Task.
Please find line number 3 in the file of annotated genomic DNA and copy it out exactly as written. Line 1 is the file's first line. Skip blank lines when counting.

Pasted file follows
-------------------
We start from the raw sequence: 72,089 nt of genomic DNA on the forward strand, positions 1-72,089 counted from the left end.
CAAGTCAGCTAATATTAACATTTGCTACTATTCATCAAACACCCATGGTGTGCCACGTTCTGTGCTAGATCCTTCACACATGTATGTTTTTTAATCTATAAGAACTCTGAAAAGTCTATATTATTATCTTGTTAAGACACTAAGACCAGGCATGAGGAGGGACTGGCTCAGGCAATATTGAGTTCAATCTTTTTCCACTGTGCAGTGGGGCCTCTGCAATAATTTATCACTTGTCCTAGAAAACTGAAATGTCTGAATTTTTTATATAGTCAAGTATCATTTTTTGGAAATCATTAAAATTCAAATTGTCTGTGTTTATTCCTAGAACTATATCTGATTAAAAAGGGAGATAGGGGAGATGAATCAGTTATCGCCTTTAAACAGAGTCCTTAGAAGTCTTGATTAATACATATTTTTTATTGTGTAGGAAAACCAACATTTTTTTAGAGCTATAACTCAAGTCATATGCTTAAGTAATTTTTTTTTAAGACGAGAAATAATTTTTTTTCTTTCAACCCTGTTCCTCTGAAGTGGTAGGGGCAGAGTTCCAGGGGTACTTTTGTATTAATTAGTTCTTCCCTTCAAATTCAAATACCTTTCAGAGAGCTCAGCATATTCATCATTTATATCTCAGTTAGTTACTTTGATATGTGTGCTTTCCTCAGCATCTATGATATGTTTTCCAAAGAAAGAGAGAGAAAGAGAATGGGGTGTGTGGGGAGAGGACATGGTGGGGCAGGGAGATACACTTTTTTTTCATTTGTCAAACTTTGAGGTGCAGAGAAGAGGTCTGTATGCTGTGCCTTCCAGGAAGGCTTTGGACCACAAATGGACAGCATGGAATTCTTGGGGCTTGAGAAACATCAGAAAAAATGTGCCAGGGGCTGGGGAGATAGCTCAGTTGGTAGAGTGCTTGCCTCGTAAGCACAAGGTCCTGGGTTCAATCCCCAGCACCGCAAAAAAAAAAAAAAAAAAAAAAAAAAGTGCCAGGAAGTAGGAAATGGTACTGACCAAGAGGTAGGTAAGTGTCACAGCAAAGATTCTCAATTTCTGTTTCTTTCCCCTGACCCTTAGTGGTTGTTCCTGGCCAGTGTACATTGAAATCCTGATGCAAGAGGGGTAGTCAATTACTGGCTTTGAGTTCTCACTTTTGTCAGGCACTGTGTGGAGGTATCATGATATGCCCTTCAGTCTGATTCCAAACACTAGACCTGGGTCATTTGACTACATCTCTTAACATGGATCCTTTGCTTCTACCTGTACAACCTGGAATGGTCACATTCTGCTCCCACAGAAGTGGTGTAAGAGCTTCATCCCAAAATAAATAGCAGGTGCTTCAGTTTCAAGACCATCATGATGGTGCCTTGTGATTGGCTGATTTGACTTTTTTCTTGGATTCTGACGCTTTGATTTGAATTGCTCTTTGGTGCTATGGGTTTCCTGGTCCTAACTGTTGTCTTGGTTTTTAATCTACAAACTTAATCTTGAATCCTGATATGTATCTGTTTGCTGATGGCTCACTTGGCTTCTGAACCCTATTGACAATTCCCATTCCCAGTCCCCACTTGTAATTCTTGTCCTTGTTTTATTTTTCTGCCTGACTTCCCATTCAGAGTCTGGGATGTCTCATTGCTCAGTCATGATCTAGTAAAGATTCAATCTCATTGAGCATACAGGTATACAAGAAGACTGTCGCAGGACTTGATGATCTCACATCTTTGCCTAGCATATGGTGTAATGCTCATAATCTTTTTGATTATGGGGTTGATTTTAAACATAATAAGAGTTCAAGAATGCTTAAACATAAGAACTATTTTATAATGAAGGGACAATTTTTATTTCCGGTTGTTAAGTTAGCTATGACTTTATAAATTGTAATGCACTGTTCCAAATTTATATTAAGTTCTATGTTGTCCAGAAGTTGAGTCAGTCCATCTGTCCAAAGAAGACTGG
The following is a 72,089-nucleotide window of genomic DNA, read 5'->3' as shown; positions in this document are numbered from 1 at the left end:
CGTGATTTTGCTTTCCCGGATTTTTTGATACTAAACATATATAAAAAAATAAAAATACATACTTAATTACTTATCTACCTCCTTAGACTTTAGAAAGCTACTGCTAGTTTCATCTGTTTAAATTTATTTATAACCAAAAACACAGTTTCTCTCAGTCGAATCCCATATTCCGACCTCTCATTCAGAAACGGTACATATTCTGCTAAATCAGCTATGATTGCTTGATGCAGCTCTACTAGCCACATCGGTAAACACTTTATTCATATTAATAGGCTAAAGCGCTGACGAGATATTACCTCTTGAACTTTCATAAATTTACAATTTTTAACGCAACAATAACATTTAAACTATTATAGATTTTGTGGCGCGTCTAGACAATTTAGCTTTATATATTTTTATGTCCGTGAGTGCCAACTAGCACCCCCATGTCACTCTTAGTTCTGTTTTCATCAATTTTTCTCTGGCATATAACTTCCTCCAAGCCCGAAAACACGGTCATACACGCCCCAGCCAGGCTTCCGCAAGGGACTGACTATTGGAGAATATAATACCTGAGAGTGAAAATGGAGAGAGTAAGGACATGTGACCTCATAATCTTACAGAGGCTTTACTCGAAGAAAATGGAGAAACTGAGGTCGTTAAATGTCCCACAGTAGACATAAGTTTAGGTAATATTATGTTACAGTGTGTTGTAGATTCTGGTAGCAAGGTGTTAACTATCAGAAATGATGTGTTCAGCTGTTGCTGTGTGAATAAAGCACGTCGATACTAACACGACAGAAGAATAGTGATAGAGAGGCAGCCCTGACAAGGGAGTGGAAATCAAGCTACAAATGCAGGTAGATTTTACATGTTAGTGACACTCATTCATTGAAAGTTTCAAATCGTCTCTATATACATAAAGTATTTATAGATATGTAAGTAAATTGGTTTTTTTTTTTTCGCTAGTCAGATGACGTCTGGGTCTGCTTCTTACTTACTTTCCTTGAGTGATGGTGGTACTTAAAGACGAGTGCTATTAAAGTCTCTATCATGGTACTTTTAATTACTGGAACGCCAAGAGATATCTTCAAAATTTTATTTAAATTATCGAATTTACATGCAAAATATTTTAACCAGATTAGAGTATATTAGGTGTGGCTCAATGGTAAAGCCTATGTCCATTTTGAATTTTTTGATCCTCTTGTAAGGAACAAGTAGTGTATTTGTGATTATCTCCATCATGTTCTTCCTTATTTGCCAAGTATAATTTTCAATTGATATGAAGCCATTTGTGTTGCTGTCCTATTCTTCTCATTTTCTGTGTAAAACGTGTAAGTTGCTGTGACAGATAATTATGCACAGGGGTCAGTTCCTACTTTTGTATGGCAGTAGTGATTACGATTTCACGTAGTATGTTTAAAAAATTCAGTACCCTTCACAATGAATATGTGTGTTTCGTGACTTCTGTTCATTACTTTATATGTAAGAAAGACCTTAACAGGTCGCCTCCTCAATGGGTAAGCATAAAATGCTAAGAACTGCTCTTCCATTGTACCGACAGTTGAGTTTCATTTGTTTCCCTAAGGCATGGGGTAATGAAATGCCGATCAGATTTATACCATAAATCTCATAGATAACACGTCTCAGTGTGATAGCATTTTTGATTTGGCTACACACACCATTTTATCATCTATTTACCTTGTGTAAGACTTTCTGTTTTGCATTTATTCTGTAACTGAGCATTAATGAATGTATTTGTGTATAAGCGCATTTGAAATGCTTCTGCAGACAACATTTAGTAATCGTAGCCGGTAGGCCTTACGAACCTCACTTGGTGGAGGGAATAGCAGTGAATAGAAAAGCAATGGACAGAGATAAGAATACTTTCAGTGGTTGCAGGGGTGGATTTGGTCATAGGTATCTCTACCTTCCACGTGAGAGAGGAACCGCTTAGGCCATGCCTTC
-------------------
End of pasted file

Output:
The following is a 72,089-nucleotide window of genomic DNA, read 5'->3' as shown; positions in this document are numbered from 1 at the left end: